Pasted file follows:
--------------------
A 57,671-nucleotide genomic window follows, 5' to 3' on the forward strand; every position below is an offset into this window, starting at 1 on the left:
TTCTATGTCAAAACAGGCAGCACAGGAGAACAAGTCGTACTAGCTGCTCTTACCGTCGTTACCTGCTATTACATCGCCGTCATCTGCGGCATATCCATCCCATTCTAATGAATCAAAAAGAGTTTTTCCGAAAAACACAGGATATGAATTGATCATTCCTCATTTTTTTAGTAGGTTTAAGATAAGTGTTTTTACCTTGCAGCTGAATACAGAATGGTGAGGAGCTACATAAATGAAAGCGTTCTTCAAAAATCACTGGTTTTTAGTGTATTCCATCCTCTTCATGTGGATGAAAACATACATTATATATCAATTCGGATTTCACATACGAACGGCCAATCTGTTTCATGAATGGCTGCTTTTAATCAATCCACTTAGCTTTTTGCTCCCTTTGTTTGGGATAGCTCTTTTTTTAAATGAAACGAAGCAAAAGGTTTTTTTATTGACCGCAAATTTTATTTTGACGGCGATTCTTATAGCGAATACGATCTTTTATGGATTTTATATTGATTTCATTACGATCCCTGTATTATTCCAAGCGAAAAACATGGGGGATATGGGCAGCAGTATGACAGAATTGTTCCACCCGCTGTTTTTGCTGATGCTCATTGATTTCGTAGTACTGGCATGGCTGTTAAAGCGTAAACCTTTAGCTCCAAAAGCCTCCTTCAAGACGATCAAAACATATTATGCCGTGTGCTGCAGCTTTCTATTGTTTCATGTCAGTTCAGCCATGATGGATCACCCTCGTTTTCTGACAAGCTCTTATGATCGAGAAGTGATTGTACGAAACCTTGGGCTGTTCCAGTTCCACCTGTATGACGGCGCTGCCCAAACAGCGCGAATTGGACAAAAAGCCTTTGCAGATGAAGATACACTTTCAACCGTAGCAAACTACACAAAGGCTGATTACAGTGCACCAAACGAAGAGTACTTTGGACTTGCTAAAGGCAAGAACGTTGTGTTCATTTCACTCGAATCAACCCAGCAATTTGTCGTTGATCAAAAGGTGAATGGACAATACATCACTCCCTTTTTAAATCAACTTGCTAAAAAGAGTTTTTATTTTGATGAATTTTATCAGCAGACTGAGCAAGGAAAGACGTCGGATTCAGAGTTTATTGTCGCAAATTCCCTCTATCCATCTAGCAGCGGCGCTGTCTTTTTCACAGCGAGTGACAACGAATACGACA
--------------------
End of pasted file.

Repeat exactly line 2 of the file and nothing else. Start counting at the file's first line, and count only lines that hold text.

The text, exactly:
TTCTATGTCAAAACAGGCAGCACAGGAGAACAAGTCGTACTAGCTGCTCTTACCGTCGTTACCTGCTATTACATCGCCGTCATCTGCGGCATATCCATCCCATTCTAATGAATCAAAAAGAGTTTTTCCGAAAAACACAGGATATGAATTGATCATTCCTCATTTTTTTAGTAGGTTTAAGATAAGTGTTTTTACCTTGCAGCTGAATACAGAATGGTGAGGAGCTACATAAATGAAAGCGTTCTTCAAAAATCACTGGTTTTTAGTGTATTCCATCCTCTTCATGTGGATGAAAACATACATTATATATCAATTCGGATTTCACATACGAACGGCCAATCTGTTTCATGAATGGCTGCTTTTAATCAATCCACTTAGCTTTTTGCTCCCTTTGTTTGGGATAGCTCTTTTTTTAAATGAAACGAAGCAAAAGGTTTTTTTATTGACCGCAAATTTTATTTTGACGGCGATTCTTATAGCGAATACGATCTTTTATGGATTTTATATTGATTTCATTACGATCCCTGTATTATTCCAAGCGAAAAACATGGGGGATATGGGCAGCAGTATGACAGAATTGTTCCACCCGCTGTTTTTGCTGATGCTCATTGATTTCGTAGTACTGGCATGGCTGTTAAAGCGTAAACCTTTAGCTCCAAAAGCCTCCTTCAAGACGATCAAAACATATTATGCCGTGTGCTGCAGCTTTCTATTGTTTCATGTCAGTTCAGCCATGATGGATCACCCTCGTTTTCTGACAAGCTCTTATGATCGAGAAGTGATTGTACGAAACCTTGGGCTGTTCCAGTTCCACCTGTATGACGGCGCTGCCCAAACAGCGCGAATTGGACAAAAAGCCTTTGCAGATGAAGATACACTTTCAACCGTAGCAAACTACACAAAGGCTGATTACAGTGCACCAAACGAAGAGTACTTTGGACTTGCTAAAGGCAAGAACGTTGTGTTCATTTCACTCGAATCAACCCAGCAATTTGTCGTTGATCAAAAGGTGAATGGACAATACATCACTCCCTTTTTAAATCAACTTGCTAAAAAGAGTTTTTATTTTGATGAATTTTATCAGCAGACTGAGCAAGGAAAGACGTCGGATTCAGAGTTTATTGTCGCAAATTCCCTCTATCCATCTAGCAGCGGCGCTGTCTTTTTCACAGCGAGTGACAACGAATACGACA